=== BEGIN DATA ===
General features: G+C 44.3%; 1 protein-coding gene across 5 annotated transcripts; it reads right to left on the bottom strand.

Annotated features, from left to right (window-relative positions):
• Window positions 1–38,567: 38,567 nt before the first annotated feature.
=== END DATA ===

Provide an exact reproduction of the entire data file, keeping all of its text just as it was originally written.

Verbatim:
General features: G+C 44.3%; 1 protein-coding gene across 5 annotated transcripts; it reads right to left on the bottom strand.

Annotated features, from left to right (window-relative positions):
• Window positions 1–38,567: 38,567 nt before the first annotated feature.